It’s not just another meme: Why teens need to be conscious of hate online


Samantha Levine

Cyberbullying is normalized among teens on social media. Apple introduced the social awarenss emoji to bring attention to cyberbullying.

By Caitlin Cowan

Quarantine halted my world and left me adrift with no schedule to dictate my day. I became attached to my phone. No matter what I was doing — eating breakfast or lunch, walking my dogs or going on a run — I always had it with me. Until online school staged an intervention two weeks into quarantine, it seemed only natural to spend several hours every day on social media. Schoolwork forced me to reintroduce some structure into my life, so I restricted my time on Instagram, TikTok and other social media apps by setting daily time limits. As I spent less time on the apps, my perspective regarding social media changed entirely.

I used to scroll mindlessly through my social media feeds, but with my self-imposed time restrictions, I began to pay more attention to the content I was consuming. I noticed that there was far more negativity than I had initially realized. What I once saw as a blur of meaningless memes and funny TikToks, I now recognized as content peppered with underlying hate. 

 The toxic environment of social media is almost hypnotic; as we scroll, we don’t always notice that we’re becoming desensitized to hateful and demeaning messages. In fact, 59% of teens have personally experienced some kind of cyberbullying or negative content on social media, according to a 2018 study by the Pew Research Center. As social media consumers, and especially as teenagers, we need to be aware of our participation in negative online environments and instead work toward conveying a message of tolerance. 

In my observation, the most pervasive form of hateful content on social media is the extensive number of body shaming comments. Social media tends to glorify what constitutes a “good” body type — it elevates the skinny body and degrades all others. Yet, to my surprise, the comment sections don’t just feature people picking on others, but include almost as many self-deprecating jokes. I’ve seen comments ranging from “Go eat something,” or “She’s a whale,” to “I’m not going to eat for 89 days now.”

After spending too much time immersed in an environment where users only tolerate “perfect” body types, the comparison game begins — and with it comes doubt and self-consciousness. People start to sacrifice their own self-worth in pursuit of an impossible and often unhealthy standard. Being more observant of what we see on social media can help foster a society built less around the stereotype of a “perfect” body and more around the value of any healthy body.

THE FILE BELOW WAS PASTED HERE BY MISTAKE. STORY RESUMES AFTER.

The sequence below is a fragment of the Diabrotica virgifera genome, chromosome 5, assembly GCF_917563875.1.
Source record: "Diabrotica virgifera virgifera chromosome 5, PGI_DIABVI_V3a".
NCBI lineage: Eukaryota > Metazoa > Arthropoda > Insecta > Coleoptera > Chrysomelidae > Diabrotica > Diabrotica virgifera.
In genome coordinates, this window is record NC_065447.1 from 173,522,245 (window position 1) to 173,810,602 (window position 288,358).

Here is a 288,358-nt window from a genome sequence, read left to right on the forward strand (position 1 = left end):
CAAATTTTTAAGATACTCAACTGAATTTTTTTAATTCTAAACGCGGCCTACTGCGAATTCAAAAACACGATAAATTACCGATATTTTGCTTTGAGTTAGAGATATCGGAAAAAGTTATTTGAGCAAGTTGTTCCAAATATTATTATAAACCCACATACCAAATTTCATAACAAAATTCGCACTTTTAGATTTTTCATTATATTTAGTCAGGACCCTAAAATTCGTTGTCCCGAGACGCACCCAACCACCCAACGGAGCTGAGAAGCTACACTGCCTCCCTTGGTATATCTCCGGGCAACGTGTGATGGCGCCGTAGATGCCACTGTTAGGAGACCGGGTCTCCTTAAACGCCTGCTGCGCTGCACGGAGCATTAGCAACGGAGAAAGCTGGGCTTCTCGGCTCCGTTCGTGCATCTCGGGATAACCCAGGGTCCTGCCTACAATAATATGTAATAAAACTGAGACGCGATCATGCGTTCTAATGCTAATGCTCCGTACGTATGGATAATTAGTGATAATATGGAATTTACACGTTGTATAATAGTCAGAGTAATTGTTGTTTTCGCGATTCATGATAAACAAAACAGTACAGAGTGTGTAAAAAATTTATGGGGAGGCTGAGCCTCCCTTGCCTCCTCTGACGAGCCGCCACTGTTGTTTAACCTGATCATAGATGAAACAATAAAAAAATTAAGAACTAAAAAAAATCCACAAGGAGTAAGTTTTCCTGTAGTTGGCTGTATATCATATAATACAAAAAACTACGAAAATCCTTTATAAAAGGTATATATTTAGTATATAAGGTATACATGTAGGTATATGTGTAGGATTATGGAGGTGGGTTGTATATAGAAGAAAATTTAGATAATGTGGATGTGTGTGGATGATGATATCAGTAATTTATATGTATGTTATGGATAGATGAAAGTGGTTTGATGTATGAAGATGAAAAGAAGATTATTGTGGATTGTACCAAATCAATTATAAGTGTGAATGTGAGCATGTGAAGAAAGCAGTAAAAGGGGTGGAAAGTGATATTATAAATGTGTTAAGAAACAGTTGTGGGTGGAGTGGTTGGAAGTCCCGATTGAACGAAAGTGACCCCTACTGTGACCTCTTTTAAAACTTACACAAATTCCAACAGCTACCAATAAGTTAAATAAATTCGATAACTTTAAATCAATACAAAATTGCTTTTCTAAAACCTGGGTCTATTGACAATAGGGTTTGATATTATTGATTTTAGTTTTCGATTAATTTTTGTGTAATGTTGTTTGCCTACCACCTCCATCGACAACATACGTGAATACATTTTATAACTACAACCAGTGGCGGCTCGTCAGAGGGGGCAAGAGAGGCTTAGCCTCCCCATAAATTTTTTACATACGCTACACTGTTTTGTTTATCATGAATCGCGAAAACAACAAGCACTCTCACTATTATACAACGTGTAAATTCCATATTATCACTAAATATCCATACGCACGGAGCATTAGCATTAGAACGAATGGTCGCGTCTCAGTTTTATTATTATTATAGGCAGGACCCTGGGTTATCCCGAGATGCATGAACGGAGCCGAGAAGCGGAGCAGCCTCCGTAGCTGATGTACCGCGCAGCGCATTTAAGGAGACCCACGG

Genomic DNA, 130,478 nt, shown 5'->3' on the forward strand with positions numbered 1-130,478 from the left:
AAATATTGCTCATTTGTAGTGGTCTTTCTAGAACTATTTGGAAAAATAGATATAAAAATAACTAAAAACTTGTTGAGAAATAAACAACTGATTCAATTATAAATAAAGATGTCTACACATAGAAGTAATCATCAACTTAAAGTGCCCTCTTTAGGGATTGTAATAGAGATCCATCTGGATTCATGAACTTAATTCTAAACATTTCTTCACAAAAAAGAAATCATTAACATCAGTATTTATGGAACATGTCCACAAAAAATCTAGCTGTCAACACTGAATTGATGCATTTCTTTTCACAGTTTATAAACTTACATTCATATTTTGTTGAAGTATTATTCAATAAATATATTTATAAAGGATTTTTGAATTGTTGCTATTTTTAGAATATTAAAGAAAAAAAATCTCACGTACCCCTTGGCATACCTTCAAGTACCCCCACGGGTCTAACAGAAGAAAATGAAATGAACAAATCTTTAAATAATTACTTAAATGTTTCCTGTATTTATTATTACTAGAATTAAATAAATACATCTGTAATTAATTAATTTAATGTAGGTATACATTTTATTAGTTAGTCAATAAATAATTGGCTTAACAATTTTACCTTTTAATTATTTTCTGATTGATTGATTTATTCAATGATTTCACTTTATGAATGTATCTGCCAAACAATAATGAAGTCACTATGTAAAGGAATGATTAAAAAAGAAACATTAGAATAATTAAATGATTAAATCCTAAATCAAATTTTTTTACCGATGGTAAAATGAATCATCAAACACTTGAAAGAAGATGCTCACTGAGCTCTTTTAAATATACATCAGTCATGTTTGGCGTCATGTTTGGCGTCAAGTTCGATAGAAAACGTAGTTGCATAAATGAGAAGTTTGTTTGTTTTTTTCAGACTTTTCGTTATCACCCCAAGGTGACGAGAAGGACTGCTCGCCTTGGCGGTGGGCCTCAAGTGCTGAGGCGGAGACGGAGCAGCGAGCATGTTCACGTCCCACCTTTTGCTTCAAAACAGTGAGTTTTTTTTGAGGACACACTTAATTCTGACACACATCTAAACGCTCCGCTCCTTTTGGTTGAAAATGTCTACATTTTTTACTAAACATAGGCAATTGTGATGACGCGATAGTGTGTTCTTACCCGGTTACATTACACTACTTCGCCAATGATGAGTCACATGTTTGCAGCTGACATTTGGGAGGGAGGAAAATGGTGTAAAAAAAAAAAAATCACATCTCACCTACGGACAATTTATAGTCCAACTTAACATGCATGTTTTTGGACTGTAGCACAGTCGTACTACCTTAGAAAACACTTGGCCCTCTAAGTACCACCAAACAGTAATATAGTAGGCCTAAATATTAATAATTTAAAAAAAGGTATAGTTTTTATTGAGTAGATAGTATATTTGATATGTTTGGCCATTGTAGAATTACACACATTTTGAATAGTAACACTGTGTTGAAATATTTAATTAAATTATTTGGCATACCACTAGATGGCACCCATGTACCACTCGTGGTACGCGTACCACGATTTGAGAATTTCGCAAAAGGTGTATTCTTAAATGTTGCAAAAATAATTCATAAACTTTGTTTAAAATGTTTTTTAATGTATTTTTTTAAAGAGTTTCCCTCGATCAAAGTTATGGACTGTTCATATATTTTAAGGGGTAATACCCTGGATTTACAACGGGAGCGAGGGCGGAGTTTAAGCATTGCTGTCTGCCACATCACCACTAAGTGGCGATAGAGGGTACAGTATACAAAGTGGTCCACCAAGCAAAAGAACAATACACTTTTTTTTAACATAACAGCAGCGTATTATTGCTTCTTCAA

As teenagers, we need to send a consistent message condemning intolerance by speaking out when we see hateful content on social media rather than simply staying silent. This message should extend consistently across all forms of intolerance, not only body shaming. 

Memes are particularly easy to skim past because the goal of the images, GIFs and small video clips is to elicit laughter. The funny visuals and surface-level jokes, however, can blanket the underlying offensiveness of some memes. Our instinct is to immediately click, share or repost the seemingly humorous content, but sometimes being trigger-happy with the share button can do more harm than we expect. Taking a moment to understand the meme and its context can make us more aware of what we’re actually looking at. 

“Holocaust memes” make up a particularly hateful category of online content. One video posted on Instagram in July 2019 depicts a cartoon skater saying, “I’d rather speak Hebrew in the 1940s than eat Lunchables with no Capri Sun.” This meme is obviously offensive. However, on Instagram, where 60-second videos reign, we often gloss over undertones of hatred. In that split second of laughter, we become enablers of hate. Having honest conversations and open dialogue about the normalization of hate — both on social media and in our community — will help us recognize when supposedly “meaningless” content can become hurtful to another person. Although this isn’t an instant solution to the toxicity of online platforms, it’s a place to begin. 

Some may argue that hate is inevitable and that it’s easier to laugh at jokes than it is to take them seriously. While we may never completely eradicate hate, teenagers and all social media users have a duty to reduce its negative impact on others — and on our own mental health — by changing the dynamic of social media to one that is more inclusive and tolerant. I know that humor is one of the many ways people cope with difficult situations. I am not advocating to put an end to funny memes. Instead, I think that having a more mindful and cognizant approach to viewing them and other content can help us grow and curate a more tolerant culture online. 

Our parents regale us with tales of their technological hardships: having to use a paper map or find a payphone to contact someone. Even though our challenges are different, they aren’t any less significant. Technology bombards us 24/7. It fills our feeds and our minds with hate. Only when we become conscious of hateful content and our own reactions to it will we be able to make peace with the technology that pervades our lives.